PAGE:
Pair of puppets helps pastor teach

EVERETT — At First Congregational United Church of Christ in Everett, Oscar and Tootsie sometimes show up when it’s least expected.

On Thursday, it was getting late in the day and Oscar and Tootsie were bickering.

Tootsie was chiding Oscar because he had received more clothes than she had as a recent gift.

“Did not,” Oscar said.

“Did too,” Tootsie said, flipping her blond hair.

That’s when Steve Hannings, pastor at First Congregational, intervened.

“Well, Tootsie, Oscar was sick, and a few people thought he needed some things.”

At First Congregational, Oscar and Tootsie appear at the Sunday worship services and at unexpected places, such as meals for the homeless and at staff meetings.

They often bicker like brothers and sisters.

They’re just ordinary kids.

Except that Oscar and Tootsie are puppets.

Since 1973, puppets like Oscar and Tootsie have joined Hannings at the pulpit for Sunday morning services.

For the past year, they’ve helped Hannings entertain and educate the kids and adults at First Congregational, where Hannings is the interim pastor.

The Everett congregation, which has roughly 40 to 50 people in attendance each Sunday, is a progressive congregation, said Mimi Lane, a retired chaplain who attends the church.

“That means we’re open and affirming to all people,” Lane said.

And to all puppets.

“The puppets teach the kids how to get along and how to make up after a fight,” said Peggy Skill of Arlington, who also attends the church.

When Hannings first introduced his puppets in 1973, they only showed up at Sunday School, he said.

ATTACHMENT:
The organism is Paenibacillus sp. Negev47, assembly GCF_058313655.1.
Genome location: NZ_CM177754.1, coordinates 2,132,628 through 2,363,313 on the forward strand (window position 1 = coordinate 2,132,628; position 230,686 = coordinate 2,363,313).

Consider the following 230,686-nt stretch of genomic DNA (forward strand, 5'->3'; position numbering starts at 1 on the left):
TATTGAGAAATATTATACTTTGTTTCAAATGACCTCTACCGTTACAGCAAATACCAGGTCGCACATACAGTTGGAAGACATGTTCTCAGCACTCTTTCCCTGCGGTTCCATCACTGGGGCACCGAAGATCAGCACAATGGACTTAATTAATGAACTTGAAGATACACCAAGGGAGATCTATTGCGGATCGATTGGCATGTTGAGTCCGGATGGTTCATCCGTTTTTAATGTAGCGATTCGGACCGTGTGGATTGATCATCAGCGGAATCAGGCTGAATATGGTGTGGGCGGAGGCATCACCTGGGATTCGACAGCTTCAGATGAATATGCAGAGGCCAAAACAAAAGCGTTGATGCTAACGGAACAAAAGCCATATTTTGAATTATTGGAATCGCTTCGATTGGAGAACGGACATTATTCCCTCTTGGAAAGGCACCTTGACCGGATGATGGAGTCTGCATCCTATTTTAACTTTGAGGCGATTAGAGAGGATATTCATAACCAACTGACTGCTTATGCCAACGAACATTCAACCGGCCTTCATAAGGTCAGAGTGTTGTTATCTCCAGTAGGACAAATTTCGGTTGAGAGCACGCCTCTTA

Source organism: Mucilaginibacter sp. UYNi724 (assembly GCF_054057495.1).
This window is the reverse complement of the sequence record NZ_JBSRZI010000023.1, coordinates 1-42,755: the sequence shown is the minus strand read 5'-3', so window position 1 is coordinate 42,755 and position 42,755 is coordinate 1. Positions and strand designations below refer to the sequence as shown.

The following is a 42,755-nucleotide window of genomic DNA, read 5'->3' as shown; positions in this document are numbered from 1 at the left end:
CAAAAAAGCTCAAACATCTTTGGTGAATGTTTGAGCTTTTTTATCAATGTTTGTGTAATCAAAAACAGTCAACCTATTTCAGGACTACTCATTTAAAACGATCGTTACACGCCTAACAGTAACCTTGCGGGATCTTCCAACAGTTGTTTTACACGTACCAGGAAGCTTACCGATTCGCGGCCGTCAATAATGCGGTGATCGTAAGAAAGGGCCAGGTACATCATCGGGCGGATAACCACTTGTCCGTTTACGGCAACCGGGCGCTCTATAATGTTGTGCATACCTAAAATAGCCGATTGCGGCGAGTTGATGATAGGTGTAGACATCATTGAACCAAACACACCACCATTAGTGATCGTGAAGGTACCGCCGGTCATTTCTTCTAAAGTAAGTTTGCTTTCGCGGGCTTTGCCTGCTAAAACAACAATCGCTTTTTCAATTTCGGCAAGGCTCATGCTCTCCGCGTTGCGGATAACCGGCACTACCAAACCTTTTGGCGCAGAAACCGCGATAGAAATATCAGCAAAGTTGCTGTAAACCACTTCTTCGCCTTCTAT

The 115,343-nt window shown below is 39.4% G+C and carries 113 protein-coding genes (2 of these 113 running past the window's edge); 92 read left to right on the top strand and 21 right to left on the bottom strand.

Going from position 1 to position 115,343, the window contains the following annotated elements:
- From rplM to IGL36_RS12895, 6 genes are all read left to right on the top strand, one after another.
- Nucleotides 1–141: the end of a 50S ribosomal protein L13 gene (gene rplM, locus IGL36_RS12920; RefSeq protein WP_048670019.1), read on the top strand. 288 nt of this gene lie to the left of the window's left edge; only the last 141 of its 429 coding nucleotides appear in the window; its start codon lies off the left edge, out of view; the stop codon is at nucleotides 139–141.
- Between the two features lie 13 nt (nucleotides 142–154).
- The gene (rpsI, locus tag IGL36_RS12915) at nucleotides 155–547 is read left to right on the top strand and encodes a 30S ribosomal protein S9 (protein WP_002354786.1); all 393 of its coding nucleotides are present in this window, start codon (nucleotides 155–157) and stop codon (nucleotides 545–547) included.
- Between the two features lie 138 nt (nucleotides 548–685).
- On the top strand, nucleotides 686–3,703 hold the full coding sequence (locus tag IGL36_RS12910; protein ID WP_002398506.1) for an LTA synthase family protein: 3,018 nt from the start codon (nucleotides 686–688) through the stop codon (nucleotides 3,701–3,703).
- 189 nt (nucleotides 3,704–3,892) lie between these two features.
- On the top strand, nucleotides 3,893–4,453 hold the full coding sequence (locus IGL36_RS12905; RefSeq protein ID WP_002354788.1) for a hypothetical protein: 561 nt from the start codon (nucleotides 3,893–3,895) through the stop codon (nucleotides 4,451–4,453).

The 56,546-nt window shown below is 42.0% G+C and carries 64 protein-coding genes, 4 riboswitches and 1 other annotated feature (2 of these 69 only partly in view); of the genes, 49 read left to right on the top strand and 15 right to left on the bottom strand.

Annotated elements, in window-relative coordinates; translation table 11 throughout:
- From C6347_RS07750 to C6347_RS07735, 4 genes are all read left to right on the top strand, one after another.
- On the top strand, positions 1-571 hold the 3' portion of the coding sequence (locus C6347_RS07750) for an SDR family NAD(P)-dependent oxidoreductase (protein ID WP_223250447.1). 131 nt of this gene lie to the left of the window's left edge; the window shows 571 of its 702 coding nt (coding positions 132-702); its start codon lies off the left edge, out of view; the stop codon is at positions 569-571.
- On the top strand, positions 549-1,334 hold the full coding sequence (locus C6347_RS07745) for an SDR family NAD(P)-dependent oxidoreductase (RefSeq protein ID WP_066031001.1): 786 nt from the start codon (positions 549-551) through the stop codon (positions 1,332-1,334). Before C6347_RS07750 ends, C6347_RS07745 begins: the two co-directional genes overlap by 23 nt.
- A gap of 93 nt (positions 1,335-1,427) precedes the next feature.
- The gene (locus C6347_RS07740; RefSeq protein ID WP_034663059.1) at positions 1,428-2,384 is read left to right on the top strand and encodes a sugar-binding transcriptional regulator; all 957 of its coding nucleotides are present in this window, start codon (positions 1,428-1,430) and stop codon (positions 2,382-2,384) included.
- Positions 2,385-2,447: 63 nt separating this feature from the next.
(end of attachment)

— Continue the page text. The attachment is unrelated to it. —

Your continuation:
Finally, in 1981 the puppets graduated to the sanctuary for worship.

“There were people who just couldn’t quite get used to puppets in the worship service, but most of the parents liked them,” Hannings said.

Hannings might be the only pastor in Snohomish County who has puppets helping him with his sermons.

The congregation at First Congregational sees nothing unusual about puppets at the pulpit.

“The adults around here are as enthusiastic about the puppets as the kids,” Lane said.

The puppets have even joined Hannings at weddings and receptions, she added.

Since retiring in 2006, Hannings has served various United Church of Christ congregations as an interim pastor. Each stint lasts about two years.

The puppets come with him.

Hannings said he plans to continue to serve congregations as an interim pastor whenever he’s needed for as long as he can.

He does it for the kids.

“If a kid gets involved or says something to the puppet, that’s huge,” said Hannings. “The children really see themselves in Oscar and Tootsie. They know this is their moment. I always love it when a child interacts with a puppet week after week.”

Reporter Leita Hermanson Crossfield: 425-339-3449 or

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